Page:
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The term "peer-to-peer" has come to be applied to networks that expect end users to contribute their own files, computing time, or other resources to some shared project. Even more interesting than the systems' technical underpinnings are their socially disruptive potential: in various ways they return content, choice, and control to ordinary users. While this book is mostly about the technical promise of peer-to-peer, we also talk about its exciting social promise. Communities have been forming on the Internet for a long time, but they have been limited by the flat interactive qualities of email and Network newsgroups. People can exchange recommendations and ideas over these media, but have great difficulty commenting on each other's postings, structuring information, performing searches, or creating summaries. If tools provided ways to organize information intelligently, and if each person could serve up his or her own data and retrieve others' data, the possibilities for collaboration would take off. Peer-to-peer technologies along with metadata could enhance almost any group of people who share an interest--technical, cultural, political, medical, you name it. This book presents the goals that drive the developers of the best-known peer-to-peer systems, the problems they've faced, and the technical solutions they've found. Learn here the essentials of peer-to-peer from leaders of the field:

  • Nelson Minar and Marc Hedlund of

  • target="new">Popular Power, on a history of peer-to-peer

  • Clay Shirky of acceleratorgroup, on where peer-to-peer is likely to be headed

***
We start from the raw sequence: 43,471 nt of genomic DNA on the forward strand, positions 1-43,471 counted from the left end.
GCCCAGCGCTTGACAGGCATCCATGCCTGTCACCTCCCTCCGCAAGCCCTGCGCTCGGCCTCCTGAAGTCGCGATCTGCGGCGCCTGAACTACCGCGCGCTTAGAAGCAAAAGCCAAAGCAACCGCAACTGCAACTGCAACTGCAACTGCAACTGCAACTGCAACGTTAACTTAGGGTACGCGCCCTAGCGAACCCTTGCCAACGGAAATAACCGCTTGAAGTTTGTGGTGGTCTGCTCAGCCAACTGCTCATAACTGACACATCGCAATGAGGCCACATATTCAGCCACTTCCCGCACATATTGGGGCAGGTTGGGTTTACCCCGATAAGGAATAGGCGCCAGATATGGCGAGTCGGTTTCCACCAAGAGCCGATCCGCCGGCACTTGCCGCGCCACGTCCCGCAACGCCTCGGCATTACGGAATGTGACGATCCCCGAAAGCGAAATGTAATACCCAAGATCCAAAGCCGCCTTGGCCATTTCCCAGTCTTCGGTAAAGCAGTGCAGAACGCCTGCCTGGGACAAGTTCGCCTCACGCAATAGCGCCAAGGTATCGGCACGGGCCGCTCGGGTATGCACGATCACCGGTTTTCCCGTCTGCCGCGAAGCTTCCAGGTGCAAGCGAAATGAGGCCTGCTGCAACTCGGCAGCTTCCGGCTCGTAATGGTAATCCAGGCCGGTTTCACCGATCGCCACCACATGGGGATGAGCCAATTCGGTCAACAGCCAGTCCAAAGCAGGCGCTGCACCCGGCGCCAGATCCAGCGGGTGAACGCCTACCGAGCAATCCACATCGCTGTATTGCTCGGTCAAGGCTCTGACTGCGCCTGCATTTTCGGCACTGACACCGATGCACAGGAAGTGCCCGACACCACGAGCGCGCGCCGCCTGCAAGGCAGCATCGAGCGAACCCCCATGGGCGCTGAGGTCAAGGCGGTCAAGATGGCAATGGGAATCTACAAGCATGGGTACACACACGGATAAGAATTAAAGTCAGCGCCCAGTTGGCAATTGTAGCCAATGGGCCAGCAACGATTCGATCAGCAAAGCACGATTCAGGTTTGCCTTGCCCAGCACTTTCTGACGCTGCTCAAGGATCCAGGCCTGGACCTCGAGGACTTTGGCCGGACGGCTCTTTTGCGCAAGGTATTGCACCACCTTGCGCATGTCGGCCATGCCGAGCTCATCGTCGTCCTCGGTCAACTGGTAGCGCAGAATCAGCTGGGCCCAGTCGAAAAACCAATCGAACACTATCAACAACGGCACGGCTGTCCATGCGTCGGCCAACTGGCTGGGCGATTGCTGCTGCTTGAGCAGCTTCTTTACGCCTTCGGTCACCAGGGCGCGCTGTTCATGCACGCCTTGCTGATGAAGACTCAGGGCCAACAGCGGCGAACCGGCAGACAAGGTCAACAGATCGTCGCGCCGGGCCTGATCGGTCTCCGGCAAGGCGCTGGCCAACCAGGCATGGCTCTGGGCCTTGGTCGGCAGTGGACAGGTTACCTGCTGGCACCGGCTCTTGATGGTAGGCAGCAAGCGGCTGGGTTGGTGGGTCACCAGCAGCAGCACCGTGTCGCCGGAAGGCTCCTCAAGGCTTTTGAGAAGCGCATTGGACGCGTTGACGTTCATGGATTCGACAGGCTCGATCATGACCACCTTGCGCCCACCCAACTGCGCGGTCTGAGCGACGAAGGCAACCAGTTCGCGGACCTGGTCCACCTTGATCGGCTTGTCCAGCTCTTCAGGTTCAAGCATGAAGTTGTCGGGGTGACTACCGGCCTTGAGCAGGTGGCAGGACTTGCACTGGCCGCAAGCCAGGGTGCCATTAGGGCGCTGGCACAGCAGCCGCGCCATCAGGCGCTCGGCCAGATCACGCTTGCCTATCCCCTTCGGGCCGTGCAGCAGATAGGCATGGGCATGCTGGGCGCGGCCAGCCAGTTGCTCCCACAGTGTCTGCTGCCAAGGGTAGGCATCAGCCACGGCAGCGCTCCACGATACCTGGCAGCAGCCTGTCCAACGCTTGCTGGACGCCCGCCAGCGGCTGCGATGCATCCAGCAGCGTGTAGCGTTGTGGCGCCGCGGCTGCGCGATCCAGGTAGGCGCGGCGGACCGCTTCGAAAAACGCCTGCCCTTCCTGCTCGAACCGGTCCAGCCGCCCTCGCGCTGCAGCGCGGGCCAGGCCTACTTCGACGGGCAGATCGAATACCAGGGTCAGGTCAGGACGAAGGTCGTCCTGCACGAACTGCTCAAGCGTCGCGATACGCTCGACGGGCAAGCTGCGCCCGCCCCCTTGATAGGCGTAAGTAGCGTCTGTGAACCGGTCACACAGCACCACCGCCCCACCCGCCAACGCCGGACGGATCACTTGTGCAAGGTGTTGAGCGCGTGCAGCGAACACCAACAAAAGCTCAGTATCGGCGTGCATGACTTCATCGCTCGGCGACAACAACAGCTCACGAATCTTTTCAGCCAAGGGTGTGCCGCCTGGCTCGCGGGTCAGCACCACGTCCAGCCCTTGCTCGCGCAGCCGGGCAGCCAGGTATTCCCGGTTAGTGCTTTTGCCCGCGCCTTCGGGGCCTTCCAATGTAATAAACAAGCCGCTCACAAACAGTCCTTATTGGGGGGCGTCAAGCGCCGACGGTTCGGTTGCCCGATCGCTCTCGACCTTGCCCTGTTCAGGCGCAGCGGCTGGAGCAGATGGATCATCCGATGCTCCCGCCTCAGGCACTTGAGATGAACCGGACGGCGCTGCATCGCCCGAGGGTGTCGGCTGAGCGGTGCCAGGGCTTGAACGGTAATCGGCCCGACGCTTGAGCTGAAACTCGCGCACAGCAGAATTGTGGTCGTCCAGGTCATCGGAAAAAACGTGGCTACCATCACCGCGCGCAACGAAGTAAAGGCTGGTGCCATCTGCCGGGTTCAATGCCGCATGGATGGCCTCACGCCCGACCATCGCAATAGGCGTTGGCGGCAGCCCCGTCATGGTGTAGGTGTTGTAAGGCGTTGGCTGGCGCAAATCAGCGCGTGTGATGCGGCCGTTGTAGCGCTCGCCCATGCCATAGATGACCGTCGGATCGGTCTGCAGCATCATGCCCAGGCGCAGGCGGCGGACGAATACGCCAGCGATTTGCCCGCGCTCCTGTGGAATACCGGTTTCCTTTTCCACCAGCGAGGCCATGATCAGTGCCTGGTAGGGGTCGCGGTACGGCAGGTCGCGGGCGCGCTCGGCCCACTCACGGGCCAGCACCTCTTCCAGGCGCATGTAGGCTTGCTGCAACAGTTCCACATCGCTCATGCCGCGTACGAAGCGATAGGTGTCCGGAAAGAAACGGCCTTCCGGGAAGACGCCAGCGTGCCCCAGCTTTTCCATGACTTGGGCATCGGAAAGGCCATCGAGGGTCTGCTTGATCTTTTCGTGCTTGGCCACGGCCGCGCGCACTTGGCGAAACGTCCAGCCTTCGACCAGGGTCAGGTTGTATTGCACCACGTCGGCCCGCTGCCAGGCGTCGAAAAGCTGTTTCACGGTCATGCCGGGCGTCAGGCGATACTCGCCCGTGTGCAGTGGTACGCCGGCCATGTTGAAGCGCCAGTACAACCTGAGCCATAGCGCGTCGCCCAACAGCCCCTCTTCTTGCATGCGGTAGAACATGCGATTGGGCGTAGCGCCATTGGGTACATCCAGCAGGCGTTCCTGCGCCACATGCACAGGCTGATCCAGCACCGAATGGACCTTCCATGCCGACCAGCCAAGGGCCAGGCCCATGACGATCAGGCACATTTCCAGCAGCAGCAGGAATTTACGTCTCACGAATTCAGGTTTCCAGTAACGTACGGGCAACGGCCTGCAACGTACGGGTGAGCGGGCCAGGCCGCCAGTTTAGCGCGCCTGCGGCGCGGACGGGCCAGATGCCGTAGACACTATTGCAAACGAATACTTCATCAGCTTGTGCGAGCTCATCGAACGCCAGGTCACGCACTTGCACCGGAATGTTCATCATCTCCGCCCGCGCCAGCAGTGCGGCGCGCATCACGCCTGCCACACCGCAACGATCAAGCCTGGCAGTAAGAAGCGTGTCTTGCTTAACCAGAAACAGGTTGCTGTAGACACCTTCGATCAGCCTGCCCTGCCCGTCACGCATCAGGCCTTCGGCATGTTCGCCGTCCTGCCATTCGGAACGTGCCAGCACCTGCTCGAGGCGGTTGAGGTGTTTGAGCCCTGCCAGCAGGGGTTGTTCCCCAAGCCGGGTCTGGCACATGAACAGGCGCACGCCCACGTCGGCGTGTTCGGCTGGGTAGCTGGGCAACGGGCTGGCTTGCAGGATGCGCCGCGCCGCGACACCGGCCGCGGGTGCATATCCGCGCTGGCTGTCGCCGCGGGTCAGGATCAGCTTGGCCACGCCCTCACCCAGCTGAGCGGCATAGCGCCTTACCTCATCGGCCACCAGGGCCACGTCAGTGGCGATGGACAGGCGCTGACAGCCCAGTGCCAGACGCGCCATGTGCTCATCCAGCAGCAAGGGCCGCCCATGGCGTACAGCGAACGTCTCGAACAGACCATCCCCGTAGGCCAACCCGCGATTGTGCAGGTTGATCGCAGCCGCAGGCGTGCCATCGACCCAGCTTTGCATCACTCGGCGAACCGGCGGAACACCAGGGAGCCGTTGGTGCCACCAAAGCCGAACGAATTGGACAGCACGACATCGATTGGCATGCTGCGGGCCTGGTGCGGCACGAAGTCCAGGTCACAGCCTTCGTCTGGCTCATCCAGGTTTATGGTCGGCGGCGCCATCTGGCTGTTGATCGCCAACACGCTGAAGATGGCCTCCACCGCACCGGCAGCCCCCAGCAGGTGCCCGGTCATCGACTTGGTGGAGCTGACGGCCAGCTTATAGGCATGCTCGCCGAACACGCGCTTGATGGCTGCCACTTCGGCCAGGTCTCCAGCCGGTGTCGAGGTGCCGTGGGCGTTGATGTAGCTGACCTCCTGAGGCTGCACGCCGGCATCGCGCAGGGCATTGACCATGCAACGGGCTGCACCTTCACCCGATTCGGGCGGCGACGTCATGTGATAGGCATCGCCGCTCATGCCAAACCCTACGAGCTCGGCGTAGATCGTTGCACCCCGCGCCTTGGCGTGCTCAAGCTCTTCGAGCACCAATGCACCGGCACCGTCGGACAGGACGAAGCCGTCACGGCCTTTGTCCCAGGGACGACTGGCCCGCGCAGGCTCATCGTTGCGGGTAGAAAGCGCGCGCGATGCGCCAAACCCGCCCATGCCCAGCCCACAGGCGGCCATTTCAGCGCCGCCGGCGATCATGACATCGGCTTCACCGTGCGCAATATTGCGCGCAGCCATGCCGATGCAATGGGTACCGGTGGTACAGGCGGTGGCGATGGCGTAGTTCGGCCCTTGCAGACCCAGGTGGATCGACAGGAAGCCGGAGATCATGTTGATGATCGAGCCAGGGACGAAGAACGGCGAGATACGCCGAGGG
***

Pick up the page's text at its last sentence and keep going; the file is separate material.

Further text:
• Tim O'Reilly of O'Reilly & Associates, on redefining the public's perceptions

  • Dan Bricklin, cocreator of Visicalc, on harvesting information from end-users

  • David Anderson of SETI@home, on how SETI@Home created the world's largest computer

  • Jeremie Miller of Jabber, on the Internet as a collection of conversations

  • Gene Kan of Gnutella and, on lessons from Gnutella for peer-to-peer technologies

  • Adam Langley of Freenet, on Freenet's present and upcoming architecture

  • Alan Brown of Red Rover, on a deliberately low-tech content distribution system

  • Marc Waldman, Lorrie Cranor, and Avi Rubin of AT&T Labs, on the Publius project and trust in distributed systems

  • Roger Dingledine, Michael J. Freedman, and David Molnar of Free Haven, on resource allocation and accountability in distributed systems

  • Rael Dornfest of O'Reilly Network and Dan Brickley of ILRT/RDF Web, on metadata

  • Theodore Hong of Freenet, on performance

  • Richard Lethin of Reputation Technologies, on how reputation can be built online

  • Jon Udell of BYTE and Nimisha Asthagiri and Walter Tuvell of Groove Networks, on security

  • Brandon Wiley of Freenet, on gateways between peer-to-peer systems

You'll find information on the latest and greatest systems as well as upcoming efforts in this book.

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